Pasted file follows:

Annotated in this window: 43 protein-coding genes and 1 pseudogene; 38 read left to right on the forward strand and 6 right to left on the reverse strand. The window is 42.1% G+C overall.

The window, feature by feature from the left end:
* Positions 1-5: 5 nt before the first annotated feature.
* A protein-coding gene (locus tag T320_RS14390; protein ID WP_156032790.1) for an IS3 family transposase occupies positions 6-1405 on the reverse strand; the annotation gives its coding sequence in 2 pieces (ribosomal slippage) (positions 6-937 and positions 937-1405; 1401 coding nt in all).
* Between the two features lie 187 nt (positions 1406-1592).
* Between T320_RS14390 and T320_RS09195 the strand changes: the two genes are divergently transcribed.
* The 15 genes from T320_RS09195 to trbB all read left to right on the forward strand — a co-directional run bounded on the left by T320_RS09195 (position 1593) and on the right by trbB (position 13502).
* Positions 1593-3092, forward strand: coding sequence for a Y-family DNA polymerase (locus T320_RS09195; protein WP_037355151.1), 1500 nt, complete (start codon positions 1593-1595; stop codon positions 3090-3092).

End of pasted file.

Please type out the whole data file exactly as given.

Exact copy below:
Annotated in this window: 43 protein-coding genes and 1 pseudogene; 38 read left to right on the forward strand and 6 right to left on the reverse strand. The window is 42.1% G+C overall.

The window, feature by feature from the left end:
* Positions 1-5: 5 nt before the first annotated feature.
* A protein-coding gene (locus tag T320_RS14390; protein ID WP_156032790.1) for an IS3 family transposase occupies positions 6-1405 on the reverse strand; the annotation gives its coding sequence in 2 pieces (ribosomal slippage) (positions 6-937 and positions 937-1405; 1401 coding nt in all).
* Between the two features lie 187 nt (positions 1406-1592).
* Between T320_RS14390 and T320_RS09195 the strand changes: the two genes are divergently transcribed.
* The 15 genes from T320_RS09195 to trbB all read left to right on the forward strand — a co-directional run bounded on the left by T320_RS09195 (position 1593) and on the right by trbB (position 13502).
* Positions 1593-3092, forward strand: coding sequence for a Y-family DNA polymerase (locus T320_RS09195; protein WP_037355151.1), 1500 nt, complete (start codon positions 1593-1595; stop codon positions 3090-3092).